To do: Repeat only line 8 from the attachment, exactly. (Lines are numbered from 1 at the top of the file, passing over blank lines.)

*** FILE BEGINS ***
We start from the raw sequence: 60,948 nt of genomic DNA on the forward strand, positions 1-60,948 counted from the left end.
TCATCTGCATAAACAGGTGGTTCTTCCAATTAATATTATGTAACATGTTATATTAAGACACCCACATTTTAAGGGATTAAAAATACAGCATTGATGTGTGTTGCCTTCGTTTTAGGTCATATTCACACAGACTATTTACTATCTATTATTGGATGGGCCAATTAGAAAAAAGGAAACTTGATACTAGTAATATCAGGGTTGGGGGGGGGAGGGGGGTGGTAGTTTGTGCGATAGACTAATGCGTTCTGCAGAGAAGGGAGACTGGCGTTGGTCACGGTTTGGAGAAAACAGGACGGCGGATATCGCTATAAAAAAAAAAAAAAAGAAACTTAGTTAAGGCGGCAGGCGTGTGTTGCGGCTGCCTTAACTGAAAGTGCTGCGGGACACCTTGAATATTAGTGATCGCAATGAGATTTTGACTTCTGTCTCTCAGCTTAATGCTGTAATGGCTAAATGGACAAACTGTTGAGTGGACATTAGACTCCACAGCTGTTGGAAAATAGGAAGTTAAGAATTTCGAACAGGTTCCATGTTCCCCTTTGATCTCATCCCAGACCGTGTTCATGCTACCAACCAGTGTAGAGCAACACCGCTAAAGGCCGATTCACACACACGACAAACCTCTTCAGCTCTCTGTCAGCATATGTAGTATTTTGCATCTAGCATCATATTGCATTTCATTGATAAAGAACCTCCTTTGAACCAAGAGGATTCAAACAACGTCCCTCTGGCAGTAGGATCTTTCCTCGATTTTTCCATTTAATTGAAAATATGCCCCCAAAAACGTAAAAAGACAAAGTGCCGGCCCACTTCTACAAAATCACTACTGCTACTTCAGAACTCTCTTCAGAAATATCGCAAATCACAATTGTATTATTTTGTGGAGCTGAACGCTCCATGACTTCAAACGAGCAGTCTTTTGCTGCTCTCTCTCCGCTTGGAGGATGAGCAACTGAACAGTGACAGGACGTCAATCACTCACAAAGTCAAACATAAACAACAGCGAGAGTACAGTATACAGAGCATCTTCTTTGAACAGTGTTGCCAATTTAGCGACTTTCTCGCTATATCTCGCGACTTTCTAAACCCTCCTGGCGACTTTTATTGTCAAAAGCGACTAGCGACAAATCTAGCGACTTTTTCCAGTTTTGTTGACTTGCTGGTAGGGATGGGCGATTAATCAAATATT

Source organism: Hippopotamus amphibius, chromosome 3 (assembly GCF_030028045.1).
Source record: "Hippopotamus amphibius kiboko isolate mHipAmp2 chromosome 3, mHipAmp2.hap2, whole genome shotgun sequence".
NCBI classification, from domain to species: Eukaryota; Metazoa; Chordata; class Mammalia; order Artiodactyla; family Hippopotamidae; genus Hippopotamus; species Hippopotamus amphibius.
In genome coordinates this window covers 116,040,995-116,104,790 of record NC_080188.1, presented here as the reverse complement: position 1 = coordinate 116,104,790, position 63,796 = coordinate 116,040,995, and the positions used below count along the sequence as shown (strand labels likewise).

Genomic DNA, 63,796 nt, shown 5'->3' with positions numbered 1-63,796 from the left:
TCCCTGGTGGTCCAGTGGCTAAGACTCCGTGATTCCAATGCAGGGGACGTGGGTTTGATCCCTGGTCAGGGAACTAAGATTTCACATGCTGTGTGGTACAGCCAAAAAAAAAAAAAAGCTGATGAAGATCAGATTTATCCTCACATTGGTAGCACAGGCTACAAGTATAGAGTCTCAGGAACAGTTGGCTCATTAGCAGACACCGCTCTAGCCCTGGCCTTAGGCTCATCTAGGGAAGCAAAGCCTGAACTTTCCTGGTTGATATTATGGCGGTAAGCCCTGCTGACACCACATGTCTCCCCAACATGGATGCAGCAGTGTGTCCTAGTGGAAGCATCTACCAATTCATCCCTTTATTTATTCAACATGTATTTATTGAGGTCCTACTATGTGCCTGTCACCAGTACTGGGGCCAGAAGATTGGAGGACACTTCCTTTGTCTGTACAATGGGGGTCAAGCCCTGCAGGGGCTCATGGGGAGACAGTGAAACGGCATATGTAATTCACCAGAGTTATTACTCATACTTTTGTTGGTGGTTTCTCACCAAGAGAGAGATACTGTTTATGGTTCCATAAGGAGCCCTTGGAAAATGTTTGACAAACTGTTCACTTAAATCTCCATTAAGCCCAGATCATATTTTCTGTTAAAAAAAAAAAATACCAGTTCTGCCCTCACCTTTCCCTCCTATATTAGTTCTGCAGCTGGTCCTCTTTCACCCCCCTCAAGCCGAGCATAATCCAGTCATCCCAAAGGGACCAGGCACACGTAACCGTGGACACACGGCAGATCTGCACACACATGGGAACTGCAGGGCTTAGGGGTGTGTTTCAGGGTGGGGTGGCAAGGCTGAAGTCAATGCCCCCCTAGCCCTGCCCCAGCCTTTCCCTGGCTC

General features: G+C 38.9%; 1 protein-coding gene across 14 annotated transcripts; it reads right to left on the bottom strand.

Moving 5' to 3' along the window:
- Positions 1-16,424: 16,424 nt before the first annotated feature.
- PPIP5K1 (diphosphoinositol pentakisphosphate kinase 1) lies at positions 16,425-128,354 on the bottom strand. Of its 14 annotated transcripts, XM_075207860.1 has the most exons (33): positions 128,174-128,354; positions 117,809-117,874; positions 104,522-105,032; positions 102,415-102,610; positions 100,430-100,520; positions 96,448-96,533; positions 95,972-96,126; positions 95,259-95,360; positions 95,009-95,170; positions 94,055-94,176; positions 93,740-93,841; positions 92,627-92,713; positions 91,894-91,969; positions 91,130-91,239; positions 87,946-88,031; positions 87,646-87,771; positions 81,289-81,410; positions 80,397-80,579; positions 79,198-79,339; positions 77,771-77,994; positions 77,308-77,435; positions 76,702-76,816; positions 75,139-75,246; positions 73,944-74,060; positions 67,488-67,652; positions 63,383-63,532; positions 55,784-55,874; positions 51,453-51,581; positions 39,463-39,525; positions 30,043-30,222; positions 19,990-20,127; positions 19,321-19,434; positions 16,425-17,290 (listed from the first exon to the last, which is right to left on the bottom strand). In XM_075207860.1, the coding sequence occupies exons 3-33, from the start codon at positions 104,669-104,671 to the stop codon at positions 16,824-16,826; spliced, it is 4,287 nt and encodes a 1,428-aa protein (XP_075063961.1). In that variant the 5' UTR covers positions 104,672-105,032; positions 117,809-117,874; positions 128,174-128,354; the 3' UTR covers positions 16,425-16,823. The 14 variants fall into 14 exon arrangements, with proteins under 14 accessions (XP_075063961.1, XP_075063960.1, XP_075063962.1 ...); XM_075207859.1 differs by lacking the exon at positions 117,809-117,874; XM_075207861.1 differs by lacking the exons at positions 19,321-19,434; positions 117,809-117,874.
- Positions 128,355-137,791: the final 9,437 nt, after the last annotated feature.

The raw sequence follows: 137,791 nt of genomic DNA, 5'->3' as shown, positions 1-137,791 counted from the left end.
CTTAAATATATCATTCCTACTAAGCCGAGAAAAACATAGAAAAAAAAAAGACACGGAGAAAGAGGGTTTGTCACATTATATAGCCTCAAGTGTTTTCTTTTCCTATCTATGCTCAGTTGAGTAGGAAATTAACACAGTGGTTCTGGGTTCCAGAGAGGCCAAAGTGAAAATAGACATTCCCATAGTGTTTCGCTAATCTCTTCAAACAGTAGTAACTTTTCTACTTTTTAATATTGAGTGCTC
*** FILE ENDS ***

TCCCTGGTGGTCCAGTGGCTAAGACTCCGTGATTCCAATGCAGGGGACGTGGGTTTGATCCCTGGTCAGGGAACTAAGATTTCACATGCTGTGTGGTACAGCCAAAAAAAAAAAAAAGCTGATGAAGATCAGATTTATCCTCACATTGGTAGCACAGGCTACAAGTATAGAGTCTCAGGAACAGTTGGCTCATTAGCAGACACCGCTCTAGCCCTGGCCTTAGGCTCATCTAGGGAAGCAAAGCCTGAACTTTCCTGGTTGATATTATGGCGGTAAGCCCTGCTGACACCACATGTCTCCCCAACATGGATGCAGCAGTGTGTCCTAGTGGAAGCATCTACCAATTCATCCCTTTATTTATTCAACATGTATTTATTGAGGTCCTACTATGTGCCTGTCACCAGTACTGGGGCCAGAAGATTGGAGGACACTTCCTTTGTCTGTACAATGGGGGTCAAGCCCTGCAGGGGCTCATGGGGAGACAGTGAAACGGCATATGTAATTCACCAGAGTTATTACTCATACTTTTGTTGGTGGTTTCTCACCAAGAGAGAGATACTGTTTATGGTTCCATAAGGAGCCCTTGGAAAATGTTTGACAAACTGTTCACTTAAATCTCCATTAAGCCCAGATCATATTTTCTGTTAAAAAAAAAAAATACCAGTTCTGCCCTCACCTTTCCCTCCTATATTAGTTCTGCAGCTGGTCCTCTTTCACCCCCCTCAAGCCGAGCATAATCCAGTCATCCCAAAGGGACCAGGCACACGTAACCGTGGACACACGGCAGATCTGCACACACATGGGAACTGCAGGGCTTAGGGGTGTGTTTCAGGGTGGGGTGGCAAGGCTGAAGTCAATGCCCCCCTAGCCCTGCCCCAGCCTTTCCCTGGCTC